It’s not only the scarf, coat and gloves that will keep you feeling cosy this winter. The food that you eat can be just as important, yet how many of us give such matters a moment’s thought?
This guide will explain exactly which foods are warming and which are cooling, so your next grocery shopping list can help you banish the seasonal chill.
As winter approaches our bodies need more warmth. That’s why you’re standing next to that radiator or huddling under a blanket. It’s also the reason that salads are instinctively off the menu and stews are back on. But it’s not just to do with raw or cooked meals: certain foods have a thermal nature that affects how we can deal with the cold.
What exactly is it that distinguishes a warming food from a cooling one? Generally speaking, warming foods raise the metabolism and cooling foods slow it down. In order to maintain good health, we need to strike a balance but, at certain times of the year, the scales tip in favour of one type over another.
The important benefits of a winter’s shopping list.
Warming foods are especially recommended for anyone who lacks energy or feels tired, but they are also ideal for those suffering from depression. Less obviously, they are often recommended for bad circulation, flatulence, improving concentration and preventing infections. As less energy is needed to create digestive heat from them, there’s more energy available to aid digestion and the absorption of nutrients.
How do they work?
The level of warmth is influenced by two things: the inherent qualities of the food itself and its method of preparation. Whereas ginger has a distinct natural heat, fruits do not. But, if you stew them, and maybe add some cinnamon, they become warming. Winter seasonal root vegetables and greens have neutral qualities, but once cooked become warming foods. Slow cooking, like roasting or soup-making, will add more warming qualities to foods than, say, a stir-fry.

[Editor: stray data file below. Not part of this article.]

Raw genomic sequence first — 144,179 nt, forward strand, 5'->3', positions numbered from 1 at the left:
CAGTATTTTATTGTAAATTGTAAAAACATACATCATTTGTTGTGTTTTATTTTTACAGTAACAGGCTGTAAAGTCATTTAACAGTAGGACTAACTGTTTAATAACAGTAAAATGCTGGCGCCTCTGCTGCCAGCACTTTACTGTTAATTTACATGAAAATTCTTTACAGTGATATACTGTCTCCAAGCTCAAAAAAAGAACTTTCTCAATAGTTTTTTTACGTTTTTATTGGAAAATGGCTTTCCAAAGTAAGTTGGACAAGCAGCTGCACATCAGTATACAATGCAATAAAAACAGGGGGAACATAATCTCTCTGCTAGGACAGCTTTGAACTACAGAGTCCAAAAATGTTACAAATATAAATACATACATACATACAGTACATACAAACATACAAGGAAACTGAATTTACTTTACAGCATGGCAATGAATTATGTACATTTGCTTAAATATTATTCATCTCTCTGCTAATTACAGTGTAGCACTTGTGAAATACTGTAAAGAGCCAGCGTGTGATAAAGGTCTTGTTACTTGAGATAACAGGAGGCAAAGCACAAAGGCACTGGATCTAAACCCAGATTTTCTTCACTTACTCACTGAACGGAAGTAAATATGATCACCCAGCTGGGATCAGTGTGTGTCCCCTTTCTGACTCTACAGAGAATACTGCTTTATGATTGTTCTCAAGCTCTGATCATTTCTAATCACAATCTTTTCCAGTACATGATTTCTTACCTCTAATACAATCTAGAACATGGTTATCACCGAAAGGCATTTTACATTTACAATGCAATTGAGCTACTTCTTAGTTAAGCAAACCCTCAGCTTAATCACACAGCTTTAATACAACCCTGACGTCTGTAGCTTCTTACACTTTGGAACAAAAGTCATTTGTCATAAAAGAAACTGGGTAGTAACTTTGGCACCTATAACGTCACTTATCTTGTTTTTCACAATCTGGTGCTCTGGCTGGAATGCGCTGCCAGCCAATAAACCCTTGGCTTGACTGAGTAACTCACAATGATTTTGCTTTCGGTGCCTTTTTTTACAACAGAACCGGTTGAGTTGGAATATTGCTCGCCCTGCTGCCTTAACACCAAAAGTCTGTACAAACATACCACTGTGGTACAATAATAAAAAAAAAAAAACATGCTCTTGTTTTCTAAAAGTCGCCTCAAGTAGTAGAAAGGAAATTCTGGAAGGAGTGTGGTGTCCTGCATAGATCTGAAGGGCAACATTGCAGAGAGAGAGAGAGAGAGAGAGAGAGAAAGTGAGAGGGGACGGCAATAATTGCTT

There are still some benefits to having cool raw foods in winter, like green smoothies and vegetable juices, as they contain enzymes and other nutrients that can be destroyed by cooking. Make sure, though, that you limit your consumption of these and enjoy them at room temperature rather than chilled. You can also warm them up with some ginger, fennel or cardamom.
• Soups and stews
• Cooked squash, carrots, potatoes, cabbage, kale, sweet potatoes, pumpkin, turnips, leeks, onions, peas
• Rice, barley, millet, corn, oats
• Black soy bean
• Lamb, venison
• You can eat small amounts of chicken, turkey, fish or beef
• Eat cooked fruit such as peaches and cherries
• Add ginger, garlic, cardamom, cinnamon, nutmeg, black pepper, thyme and rosemary to dishes
• Only eat small amounts of sugary foods
Cold foods to avoid
• Chilled or raw food (including salads and raw fruit)
• Milk, yoghurt, cheese
• Excess sugar or salt
• Iced drinks and ice cream
Naturopath/Herbalist Lloyd Gee is available at Shine, Church Street to assess your thermal balance, recommend beneficial foods and make up special herbal formulas to help you keep healthy through the winter months.
By Lloyd Gee